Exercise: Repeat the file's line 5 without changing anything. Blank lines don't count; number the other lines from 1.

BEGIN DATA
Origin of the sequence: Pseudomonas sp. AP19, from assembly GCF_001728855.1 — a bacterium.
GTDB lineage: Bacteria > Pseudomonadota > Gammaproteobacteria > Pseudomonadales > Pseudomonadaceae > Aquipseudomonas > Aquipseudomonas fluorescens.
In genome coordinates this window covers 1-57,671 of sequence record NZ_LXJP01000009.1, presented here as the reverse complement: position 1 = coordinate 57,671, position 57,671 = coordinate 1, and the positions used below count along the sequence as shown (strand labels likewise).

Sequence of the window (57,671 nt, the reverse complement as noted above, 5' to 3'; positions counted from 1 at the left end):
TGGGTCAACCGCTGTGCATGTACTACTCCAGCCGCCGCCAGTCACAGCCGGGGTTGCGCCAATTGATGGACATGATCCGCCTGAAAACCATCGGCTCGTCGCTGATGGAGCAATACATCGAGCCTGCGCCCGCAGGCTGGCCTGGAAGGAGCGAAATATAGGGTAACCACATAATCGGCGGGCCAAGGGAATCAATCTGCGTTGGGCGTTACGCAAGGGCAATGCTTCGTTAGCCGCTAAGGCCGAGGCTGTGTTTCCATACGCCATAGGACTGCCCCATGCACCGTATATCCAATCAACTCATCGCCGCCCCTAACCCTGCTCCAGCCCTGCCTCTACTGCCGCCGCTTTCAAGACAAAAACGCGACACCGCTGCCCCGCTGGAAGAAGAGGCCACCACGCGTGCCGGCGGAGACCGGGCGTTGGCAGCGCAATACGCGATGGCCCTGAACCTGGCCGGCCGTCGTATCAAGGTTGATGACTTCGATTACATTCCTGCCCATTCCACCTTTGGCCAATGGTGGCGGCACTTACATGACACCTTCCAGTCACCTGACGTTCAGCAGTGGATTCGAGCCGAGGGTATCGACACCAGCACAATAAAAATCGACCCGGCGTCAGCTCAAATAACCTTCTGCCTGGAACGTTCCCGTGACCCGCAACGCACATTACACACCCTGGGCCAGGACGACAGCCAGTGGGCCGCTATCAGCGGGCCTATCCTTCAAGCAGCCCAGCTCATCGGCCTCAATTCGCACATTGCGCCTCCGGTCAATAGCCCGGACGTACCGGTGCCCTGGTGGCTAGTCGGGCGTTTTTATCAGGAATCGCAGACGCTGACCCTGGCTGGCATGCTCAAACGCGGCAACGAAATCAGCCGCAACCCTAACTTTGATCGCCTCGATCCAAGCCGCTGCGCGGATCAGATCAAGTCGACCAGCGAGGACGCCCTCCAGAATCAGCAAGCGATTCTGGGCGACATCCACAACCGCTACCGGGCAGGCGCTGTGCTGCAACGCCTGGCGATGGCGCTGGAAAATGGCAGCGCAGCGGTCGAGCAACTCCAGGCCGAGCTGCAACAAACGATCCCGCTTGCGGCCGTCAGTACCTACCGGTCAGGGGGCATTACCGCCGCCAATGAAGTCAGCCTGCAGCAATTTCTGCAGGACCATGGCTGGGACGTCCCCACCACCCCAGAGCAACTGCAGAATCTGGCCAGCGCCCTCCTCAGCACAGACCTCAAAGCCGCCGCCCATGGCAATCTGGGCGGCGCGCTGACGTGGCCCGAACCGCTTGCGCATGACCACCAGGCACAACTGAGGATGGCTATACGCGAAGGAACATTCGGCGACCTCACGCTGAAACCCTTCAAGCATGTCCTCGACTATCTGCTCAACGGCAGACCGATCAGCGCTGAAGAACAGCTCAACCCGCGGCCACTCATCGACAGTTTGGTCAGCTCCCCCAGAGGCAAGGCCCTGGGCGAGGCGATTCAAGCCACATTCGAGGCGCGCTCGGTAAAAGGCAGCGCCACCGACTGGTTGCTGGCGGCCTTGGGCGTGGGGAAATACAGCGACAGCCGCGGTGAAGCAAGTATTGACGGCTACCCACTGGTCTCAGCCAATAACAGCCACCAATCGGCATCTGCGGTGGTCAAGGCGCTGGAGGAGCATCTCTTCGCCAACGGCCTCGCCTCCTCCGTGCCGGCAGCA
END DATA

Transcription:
TGGGTCAACCGCTGTGCATGTACTACTCCAGCCGCCGCCAGTCACAGCCGGGGTTGCGCCAATTGATGGACATGATCCGCCTGAAAACCATCGGCTCGTCGCTGATGGAGCAATACATCGAGCCTGCGCCCGCAGGCTGGCCTGGAAGGAGCGAAATATAGGGTAACCACATAATCGGCGGGCCAAGGGAATCAATCTGCGTTGGGCGTTACGCAAGGGCAATGCTTCGTTAGCCGCTAAGGCCGAGGCTGTGTTTCCATACGCCATAGGACTGCCCCATGCACCGTATATCCAATCAACTCATCGCCGCCCCTAACCCTGCTCCAGCCCTGCCTCTACTGCCGCCGCTTTCAAGACAAAAACGCGACACCGCTGCCCCGCTGGAAGAAGAGGCCACCACGCGTGCCGGCGGAGACCGGGCGTTGGCAGCGCAATACGCGATGGCCCTGAACCTGGCCGGCCGTCGTATCAAGGTTGATGACTTCGATTACATTCCTGCCCATTCCACCTTTGGCCAATGGTGGCGGCACTTACATGACACCTTCCAGTCACCTGACGTTCAGCAGTGGATTCGAGCCGAGGGTATCGACACCAGCACAATAAAAATCGACCCGGCGTCAGCTCAAATAACCTTCTGCCTGGAACGTTCCCGTGACCCGCAACGCACATTACACACCCTGGGCCAGGACGACAGCCAGTGGGCCGCTATCAGCGGGCCTATCCTTCAAGCAGCCCAGCTCATCGGCCTCAATTCGCACATTGCGCCTCCGGTCAATAGCCCGGACGTACCGGTGCCCTGGTGGCTAGTCGGGCGTTTTTATCAGGAATCGCAGACGCTGACCCTGGCTGGCATGCTCAAACGCGGCAACGAAATCAGCCGCAACCCTAACTTTGATCGCCTCGATCCAAGCCGCTGCGCGGATCAGATCAAGTCGACCAGCGAGGACGCCCTCCAGAATCAGCAAGCGATTCTGGGCGACATCCACAACCGCTACCGGGCAGGCGCTGTGCTGCAACGCCTGGCGATGGCGCTGGAAAATGGCAGCGCAGCGGTCGAGCAACTCCAGGCCGAGCTGCAACAAACGATCCCGCTTGCGGCCGTCAGTACCTACCGGTCAGGGGGCATTACCGCCGCCAATGAAGTCAGCCTGCAGCAATTTCTGCAGGACCATGGCTGGGACGTCCCCACCACCCCAGAGCAACTGCAGAATCTGGCCAGCGCCCTCCTCAGCACAGACCTCAAAGCCGCCGCCCATGGCAATCTGGGCGGCGCGCTGACGTGGCCCGAACCGCTTGCGCATGACCACCAGGCACAACTGAGGATGGCTATACGCGAAGGAACATTCGGCGACCTCACGCTGAAACCCTTCAAGCATGTCCTCGACTATCTGCTCAACGGCAGACCGATCAGCGCTGAAGAACAGCTCAACCCGCGGCCACTCATCGACAGTTTGGTCAGCTCCCCCAGAGGCAAGGCCCTGGGCGAGGCGATTCAAGCCACATTCGAGGCGCGCTCGGTAAAAGGCAGCGCCACCGACTGGTTGCTGGCGGCCTTGGGCGTGGGGAAATACAGCGACAGCCGCGGTGAAGCAAGTATTGACGGCTACCCACTGGTCTCAGCCAATAACAGCCACCAATCGGCATCTGCGGTGGTCAAGGCGCTGGAGGAGCATCTCTTCGCCAACGGCCTCGCCTCCTCCGTGCCGGCAGCA